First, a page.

First Kill is a smart, tight film that fits perfectly into what the first Orphan film set up over a decade ago.
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David Coggeshall's script has more than a few tricks up its sleeve, including some jaw-dropping twists that I will confess I did not see coming. It makes sense — the first film had a jaw-dropping twist too, after all. The twist feels fresh and exciting here, and changes the entire film in a way that's wickedly enjoyable.
There’s a surprising amount to enjoy here, with director William Brent Bell (behind The Boy franchise, with its equally ludicrous premise centered on a haunted doll), making the smart decision to turn the unintentional camp of Orphan into intentional camp, alongside adding a dose of satire about the corruptive pressures of the nuclear family.
Orphan: First Kill is an almost impossible film to put your finger on, walking that incredible tightrope between chintzy direct-to-video schlock and purposeful, delightful camp. It looks like a BBC production shot for $5, but that leans even harder into its Lifetime-movie-on-crack presentation (and lets you grade its moments of visual grace on a massive curve).
Offering the winning combination of a subversive spin on a well-established villain, Orphan: First Kill is a gnarly, wild and absolutely demented ride.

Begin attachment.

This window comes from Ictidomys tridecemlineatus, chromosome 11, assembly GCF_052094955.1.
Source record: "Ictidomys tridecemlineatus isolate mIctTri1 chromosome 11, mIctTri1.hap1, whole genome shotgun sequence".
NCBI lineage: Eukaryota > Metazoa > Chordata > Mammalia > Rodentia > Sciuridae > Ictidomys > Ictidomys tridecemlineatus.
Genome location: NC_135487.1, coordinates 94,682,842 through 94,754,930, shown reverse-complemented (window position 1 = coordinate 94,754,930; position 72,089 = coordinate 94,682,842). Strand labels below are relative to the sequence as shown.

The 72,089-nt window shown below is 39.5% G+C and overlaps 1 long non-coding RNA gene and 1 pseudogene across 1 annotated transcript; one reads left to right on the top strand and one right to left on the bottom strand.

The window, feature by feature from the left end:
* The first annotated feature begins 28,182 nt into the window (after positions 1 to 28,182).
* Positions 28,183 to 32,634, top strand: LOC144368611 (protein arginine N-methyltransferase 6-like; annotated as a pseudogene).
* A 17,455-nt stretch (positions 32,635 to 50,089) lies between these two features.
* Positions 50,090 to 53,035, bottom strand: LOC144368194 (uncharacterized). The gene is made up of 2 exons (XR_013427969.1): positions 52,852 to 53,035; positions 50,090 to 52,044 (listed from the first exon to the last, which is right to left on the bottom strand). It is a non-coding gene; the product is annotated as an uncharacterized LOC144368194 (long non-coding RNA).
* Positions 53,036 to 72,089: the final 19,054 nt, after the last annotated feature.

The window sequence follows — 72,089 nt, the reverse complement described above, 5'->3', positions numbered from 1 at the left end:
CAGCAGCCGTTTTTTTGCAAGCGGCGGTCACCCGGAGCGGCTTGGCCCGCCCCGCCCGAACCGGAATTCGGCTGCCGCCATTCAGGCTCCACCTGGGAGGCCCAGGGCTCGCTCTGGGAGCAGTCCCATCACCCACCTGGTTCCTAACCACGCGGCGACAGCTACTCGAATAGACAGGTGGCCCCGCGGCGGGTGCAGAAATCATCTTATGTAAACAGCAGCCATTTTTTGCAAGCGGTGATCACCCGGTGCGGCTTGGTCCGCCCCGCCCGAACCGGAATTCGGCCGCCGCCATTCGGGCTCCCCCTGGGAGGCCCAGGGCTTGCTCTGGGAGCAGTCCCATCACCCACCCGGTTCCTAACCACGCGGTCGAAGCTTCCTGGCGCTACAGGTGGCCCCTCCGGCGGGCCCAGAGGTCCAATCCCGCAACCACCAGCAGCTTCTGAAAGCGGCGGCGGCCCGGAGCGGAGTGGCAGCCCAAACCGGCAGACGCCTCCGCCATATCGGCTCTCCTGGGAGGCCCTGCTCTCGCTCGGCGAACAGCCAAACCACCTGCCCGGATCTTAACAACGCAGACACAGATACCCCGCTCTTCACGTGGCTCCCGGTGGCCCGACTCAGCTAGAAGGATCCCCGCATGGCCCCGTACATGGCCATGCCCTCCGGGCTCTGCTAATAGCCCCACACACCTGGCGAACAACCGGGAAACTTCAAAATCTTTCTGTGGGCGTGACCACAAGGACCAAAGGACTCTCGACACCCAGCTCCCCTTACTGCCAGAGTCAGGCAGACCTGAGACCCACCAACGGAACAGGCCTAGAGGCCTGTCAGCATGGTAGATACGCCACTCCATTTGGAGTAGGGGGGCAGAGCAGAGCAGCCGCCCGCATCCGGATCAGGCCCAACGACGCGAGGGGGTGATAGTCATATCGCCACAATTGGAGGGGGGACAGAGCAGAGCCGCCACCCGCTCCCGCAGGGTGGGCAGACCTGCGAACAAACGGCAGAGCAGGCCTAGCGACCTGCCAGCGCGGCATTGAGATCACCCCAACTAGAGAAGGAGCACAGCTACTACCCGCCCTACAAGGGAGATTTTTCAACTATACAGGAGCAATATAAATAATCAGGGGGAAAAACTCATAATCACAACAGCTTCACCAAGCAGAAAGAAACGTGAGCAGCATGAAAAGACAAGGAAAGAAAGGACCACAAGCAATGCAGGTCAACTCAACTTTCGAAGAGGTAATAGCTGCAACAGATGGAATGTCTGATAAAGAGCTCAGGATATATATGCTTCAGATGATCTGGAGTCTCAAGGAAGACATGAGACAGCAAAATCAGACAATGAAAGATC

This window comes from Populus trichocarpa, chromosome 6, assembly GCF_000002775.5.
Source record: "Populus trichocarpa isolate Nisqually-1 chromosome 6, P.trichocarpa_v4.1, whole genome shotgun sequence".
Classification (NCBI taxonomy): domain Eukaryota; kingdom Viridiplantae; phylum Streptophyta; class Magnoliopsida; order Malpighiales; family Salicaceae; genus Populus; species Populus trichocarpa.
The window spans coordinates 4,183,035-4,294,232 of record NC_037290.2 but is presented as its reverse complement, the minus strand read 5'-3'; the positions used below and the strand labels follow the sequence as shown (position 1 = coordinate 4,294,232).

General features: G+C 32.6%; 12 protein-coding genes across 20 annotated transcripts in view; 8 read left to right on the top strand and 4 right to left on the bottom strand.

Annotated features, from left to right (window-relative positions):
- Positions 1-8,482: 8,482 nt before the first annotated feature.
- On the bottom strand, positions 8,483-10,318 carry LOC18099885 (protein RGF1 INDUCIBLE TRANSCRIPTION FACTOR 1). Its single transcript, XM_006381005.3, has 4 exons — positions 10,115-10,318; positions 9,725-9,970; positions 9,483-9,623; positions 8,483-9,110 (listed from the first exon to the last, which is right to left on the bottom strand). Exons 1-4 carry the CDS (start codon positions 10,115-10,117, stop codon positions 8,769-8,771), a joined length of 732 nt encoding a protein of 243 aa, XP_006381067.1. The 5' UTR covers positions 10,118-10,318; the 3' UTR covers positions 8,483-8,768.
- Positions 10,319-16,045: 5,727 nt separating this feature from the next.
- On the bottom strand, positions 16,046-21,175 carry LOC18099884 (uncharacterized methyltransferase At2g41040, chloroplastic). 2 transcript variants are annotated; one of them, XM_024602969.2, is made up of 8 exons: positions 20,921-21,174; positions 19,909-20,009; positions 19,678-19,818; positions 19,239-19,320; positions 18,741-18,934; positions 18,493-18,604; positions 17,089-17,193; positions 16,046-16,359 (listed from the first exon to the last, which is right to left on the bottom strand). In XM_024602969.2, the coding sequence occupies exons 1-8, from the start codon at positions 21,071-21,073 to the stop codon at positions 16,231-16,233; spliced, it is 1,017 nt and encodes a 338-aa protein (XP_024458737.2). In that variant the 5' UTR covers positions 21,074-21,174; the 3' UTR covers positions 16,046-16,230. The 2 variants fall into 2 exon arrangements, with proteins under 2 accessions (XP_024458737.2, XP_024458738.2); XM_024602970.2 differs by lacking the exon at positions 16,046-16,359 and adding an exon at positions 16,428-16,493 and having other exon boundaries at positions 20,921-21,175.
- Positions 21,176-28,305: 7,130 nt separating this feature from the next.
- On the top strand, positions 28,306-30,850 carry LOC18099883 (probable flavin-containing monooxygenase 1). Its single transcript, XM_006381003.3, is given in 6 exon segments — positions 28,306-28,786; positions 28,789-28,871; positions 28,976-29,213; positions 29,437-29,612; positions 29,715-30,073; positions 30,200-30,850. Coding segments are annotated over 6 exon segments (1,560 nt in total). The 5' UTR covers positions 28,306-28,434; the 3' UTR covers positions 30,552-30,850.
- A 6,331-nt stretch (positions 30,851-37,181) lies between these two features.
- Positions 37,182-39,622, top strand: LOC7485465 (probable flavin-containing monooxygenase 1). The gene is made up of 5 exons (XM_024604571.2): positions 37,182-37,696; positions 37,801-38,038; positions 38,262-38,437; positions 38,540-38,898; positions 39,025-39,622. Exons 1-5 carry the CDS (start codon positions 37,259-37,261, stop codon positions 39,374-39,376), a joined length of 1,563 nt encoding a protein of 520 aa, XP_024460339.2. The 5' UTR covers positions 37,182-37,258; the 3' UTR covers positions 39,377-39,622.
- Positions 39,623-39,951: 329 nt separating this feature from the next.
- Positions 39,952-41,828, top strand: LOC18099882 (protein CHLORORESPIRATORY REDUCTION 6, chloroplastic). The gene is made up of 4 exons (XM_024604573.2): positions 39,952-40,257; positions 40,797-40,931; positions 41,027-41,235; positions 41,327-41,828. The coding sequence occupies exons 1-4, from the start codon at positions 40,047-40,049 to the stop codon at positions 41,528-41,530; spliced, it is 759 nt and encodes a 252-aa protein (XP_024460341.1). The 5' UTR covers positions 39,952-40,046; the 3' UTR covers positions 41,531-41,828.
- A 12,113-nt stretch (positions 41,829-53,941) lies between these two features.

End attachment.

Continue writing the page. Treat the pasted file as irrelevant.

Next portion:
“First Kill” takes the best part of its predecessor — its camp value — and dials things up to 11, delivering a movie that demands to be seen at rowdy theaters and sleepovers worldwide.
The most disappointing thing about the film is that it has none of the spark or originality of the first one and just parasitically drains its source material, incorporating details like the creepy black-light drawings and the borderline paedophilic subtext without adding anything substantial.
William Brent Bell’s film proves that not every horror concept has the potential to be franchised.
Orphan: First Kill doubles down as a prequel about Esther but manages to feel so uniquely standalone thanks to some supreme storytelling swings.
What makes Orphan: First Kill worthwhile is that it acknowledges the original before taking a hard left turn into overblown soapy madness. The modern gothic of the first film transforms here into a perfectly fitting explosion of operatic schlock.